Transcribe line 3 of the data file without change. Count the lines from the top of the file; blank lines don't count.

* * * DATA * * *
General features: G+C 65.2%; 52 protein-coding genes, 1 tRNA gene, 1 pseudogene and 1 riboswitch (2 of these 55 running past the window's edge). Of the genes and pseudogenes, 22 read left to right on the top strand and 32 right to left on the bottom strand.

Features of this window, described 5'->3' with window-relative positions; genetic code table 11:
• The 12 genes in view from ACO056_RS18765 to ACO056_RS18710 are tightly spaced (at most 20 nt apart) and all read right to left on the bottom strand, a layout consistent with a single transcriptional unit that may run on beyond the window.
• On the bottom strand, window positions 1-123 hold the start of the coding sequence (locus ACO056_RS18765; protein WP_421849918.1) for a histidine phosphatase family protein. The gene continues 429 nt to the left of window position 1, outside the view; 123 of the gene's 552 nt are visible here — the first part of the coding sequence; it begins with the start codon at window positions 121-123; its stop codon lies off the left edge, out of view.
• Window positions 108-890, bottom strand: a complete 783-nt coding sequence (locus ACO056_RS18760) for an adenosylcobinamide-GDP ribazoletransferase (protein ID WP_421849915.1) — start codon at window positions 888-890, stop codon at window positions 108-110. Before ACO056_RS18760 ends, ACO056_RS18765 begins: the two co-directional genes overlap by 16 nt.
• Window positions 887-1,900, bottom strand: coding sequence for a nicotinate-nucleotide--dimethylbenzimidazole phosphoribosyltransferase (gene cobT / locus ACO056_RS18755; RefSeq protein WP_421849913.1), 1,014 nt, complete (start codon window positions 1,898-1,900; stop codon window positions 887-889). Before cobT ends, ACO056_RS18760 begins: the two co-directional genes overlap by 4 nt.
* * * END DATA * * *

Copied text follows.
• The 12 genes in view from ACO056_RS18765 to ACO056_RS18710 are tightly spaced (at most 20 nt apart) and all read right to left on the bottom strand, a layout consistent with a single transcriptional unit that may run on beyond the window.